- Set up a video conference call at least twice each day on each day of the sprint, where people can talk about their progress, check whether their work may overlap with someone else’s work, and ask for help on blockers. Useful video conferencing apps include Google Hangouts, Zoom, and more.
- Have an online chat room going. We used a Slack channel dedicated to the doc sprint, in the existing Kubeflow Slack workspace.
- Use a collaborative online tool for reviewing contributions and for tracking work done. We used GitHub’s pull requests (a pull request is a collection of changes related to a particular goal) and issue tracker. Take a look at the Kubeflow documentation pull requests and issues in our GitHub repository.
- Encourage people to add detailed comments to their pull requests, reviews, and issues.
At the venue
It’s often easy to forget the practical things, yet for the participants these are key to feeling welcome and safe:
- Post signs showing people where to go. Cover all the important destinations: the room where the doc sprint is happening; the bathrooms; the exit; coffee.
- If participants have to sign in to the building or if they may have trouble finding the room, have two or more helpers who can escort your guests to the room.
- In your opening speech, tell people the essentials: where to find the bathrooms; whether food is catered or not; who to contact if they encounter difficulties; the agenda.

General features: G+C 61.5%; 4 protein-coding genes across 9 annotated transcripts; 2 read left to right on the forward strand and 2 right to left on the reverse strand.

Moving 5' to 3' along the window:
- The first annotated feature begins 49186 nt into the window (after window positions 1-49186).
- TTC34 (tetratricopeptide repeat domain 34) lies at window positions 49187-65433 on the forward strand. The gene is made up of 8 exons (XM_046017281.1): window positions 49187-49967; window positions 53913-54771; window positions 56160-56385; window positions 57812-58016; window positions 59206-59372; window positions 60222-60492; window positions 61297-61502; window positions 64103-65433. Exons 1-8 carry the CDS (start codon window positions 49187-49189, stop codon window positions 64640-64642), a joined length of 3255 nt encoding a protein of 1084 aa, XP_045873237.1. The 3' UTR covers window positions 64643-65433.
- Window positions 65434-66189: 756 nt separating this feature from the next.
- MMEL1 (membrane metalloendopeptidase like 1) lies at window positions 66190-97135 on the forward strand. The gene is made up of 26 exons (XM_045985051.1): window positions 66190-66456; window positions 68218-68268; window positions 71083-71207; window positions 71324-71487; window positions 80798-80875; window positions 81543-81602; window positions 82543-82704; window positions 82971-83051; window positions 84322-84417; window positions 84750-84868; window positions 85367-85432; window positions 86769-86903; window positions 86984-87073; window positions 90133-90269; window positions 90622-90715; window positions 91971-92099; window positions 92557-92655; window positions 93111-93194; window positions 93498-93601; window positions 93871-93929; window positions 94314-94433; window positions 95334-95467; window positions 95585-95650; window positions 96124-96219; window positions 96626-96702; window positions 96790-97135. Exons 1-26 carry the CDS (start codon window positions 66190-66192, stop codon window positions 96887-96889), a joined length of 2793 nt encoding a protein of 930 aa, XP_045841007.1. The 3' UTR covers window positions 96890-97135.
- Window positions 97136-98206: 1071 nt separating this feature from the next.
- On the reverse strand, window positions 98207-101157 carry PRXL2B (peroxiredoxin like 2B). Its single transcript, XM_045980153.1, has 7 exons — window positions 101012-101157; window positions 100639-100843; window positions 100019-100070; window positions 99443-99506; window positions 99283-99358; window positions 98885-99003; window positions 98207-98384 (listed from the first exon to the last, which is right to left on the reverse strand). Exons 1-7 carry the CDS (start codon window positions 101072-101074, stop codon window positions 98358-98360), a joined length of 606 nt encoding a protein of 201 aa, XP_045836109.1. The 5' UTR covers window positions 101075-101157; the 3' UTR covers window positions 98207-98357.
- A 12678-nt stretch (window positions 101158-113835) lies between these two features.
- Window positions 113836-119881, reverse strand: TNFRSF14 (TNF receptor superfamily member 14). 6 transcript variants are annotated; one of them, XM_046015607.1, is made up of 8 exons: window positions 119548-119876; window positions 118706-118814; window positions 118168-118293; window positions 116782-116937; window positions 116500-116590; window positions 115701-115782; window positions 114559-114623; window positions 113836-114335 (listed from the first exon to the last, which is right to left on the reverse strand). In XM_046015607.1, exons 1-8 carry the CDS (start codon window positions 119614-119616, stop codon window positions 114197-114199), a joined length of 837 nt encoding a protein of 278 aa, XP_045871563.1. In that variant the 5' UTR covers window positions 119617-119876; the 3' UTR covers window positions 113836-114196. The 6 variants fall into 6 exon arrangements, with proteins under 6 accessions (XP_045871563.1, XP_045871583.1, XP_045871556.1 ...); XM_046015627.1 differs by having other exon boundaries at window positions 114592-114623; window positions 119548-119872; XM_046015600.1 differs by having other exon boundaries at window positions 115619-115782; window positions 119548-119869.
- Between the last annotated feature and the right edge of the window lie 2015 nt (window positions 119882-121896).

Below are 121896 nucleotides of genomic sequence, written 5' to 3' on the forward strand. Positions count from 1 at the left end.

It’s a good idea to arrange a demo session at the end of the sprint. Give the participants the opportunity to showcase their work and to let you know whether they plan to finish off their work in the days following the sprint.
A demo session can be quite simple. Provide a doc where people can add links to their work. Devote the last two hours of the sprint to the demo session. Display each person’s work in turn, and ask the person to give a three-minute overview, something like this:
- Introduce yourself.
- State the goal of your doc in one sentence.
- Give a short overview of the content.
- Describe any problems you encountered.
It doesn’t matter if only a few people are ready to present a demo by the end of the sprint. The demo session gives a focus and a sense of excitement to the event. In particular, it lends momentum to the last day which might otherwise fizzle out. You can take a look at the sprint demos for the Kubeflow Doc Sprint.
Docs, or it didn’t happen! Write a report and/or a blog post describing the results your doc sprint. Tweet about it. Let people know it was a success, so that they’ll be keen to participate next time. Be sure to list the achievements of the sprinters. They’ve devoted time and effort to the sprint. For many of them, the results you publish will be useful in their performance reports.